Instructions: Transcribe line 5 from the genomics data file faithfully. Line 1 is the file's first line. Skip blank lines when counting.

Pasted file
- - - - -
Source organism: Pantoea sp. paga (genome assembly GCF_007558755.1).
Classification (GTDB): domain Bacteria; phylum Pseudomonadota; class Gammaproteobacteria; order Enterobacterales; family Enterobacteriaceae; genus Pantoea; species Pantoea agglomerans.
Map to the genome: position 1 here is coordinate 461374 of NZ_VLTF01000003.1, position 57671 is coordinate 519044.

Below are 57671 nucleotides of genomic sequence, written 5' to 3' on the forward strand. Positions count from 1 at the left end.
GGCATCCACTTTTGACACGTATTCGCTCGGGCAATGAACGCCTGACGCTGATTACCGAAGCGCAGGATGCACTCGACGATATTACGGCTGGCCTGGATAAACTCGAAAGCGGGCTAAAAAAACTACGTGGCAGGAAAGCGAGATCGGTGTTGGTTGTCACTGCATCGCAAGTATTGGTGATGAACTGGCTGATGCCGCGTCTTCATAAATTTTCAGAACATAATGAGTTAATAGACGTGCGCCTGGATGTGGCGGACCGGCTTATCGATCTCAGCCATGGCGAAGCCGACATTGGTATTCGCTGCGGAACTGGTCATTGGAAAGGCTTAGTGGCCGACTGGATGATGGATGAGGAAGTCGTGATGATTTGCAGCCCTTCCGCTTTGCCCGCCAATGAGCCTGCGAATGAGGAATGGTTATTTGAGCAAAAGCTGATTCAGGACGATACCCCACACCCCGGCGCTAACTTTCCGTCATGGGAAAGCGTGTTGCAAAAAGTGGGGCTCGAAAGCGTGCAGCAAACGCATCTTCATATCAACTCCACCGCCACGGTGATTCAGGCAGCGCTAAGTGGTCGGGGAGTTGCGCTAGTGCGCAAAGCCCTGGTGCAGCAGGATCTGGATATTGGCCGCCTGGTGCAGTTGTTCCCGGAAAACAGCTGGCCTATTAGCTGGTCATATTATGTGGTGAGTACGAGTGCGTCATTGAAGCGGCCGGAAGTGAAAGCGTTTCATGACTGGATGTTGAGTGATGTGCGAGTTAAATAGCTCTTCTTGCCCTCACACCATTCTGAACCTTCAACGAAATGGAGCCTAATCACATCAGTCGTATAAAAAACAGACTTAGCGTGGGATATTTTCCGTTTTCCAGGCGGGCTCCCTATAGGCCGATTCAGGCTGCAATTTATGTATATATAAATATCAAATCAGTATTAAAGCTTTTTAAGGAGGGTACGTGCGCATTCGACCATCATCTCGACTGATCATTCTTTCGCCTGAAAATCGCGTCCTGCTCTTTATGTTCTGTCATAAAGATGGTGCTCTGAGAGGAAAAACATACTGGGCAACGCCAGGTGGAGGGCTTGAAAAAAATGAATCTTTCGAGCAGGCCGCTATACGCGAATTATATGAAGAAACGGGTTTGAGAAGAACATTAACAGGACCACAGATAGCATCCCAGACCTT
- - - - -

GGCATCCACTTTTGACACGTATTCGCTCGGGCAATGAACGCCTGACGCTGATTACCGAAGCGCAGGATGCACTCGACGATATTACGGCTGGCCTGGATAAACTCGAAAGCGGGCTAAAAAAACTACGTGGCAGGAAAGCGAGATCGGTGTTGGTTGTCACTGCATCGCAAGTATTGGTGATGAACTGGCTGATGCCGCGTCTTCATAAATTTTCAGAACATAATGAGTTAATAGACGTGCGCCTGGATGTGGCGGACCGGCTTATCGATCTCAGCCATGGCGAAGCCGACATTGGTATTCGCTGCGGAACTGGTCATTGGAAAGGCTTAGTGGCCGACTGGATGATGGATGAGGAAGTCGTGATGATTTGCAGCCCTTCCGCTTTGCCCGCCAATGAGCCTGCGAATGAGGAATGGTTATTTGAGCAAAAGCTGATTCAGGACGATACCCCACACCCCGGCGCTAACTTTCCGTCATGGGAAAGCGTGTTGCAAAAAGTGGGGCTCGAAAGCGTGCAGCAAACGCATCTTCATATCAACTCCACCGCCACGGTGATTCAGGCAGCGCTAAGTGGTCGGGGAGTTGCGCTAGTGCGCAAAGCCCTGGTGCAGCAGGATCTGGATATTGGCCGCCTGGTGCAGTTGTTCCCGGAAAACAGCTGGCCTATTAGCTGGTCATATTATGTGGTGAGTACGAGTGCGTCATTGAAGCGGCCGGAAGTGAAAGCGTTTCATGACTGGATGTTGAGTGATGTGCGAGTTAAATAGCTCTTCTTGCCCTCACACCATTCTGAACCTTCAACGAAATGGAGCCTAATCACATCAGTCGTATAAAAAACAGACTTAGCGTGGGATATTTTCCGTTTTCCAGGCGGGCTCCCTATAGGCCGATTCAGGCTGCAATTTATGTATATATAAATATCAAATCAGTATTAAAGCTTTTTAAGGAGGGTACGTGCGCATTCGACCATCATCTCGACTGATCATTCTTTCGCCTGAAAATCGCGTCCTGCTCTTTATGTTCTGTCATAAAGATGGTGCTCTGAGAGGAAAAACATACTGGGCAACGCCAGGTGGAGGGCTTGAAAAAAATGAATCTTTCGAGCAGGCCGCTATACGCGAATTATATGAAGAAACGGGTTTGAGAAGAACATTAACAGGACCACAGATAGCATCCCAGACCTT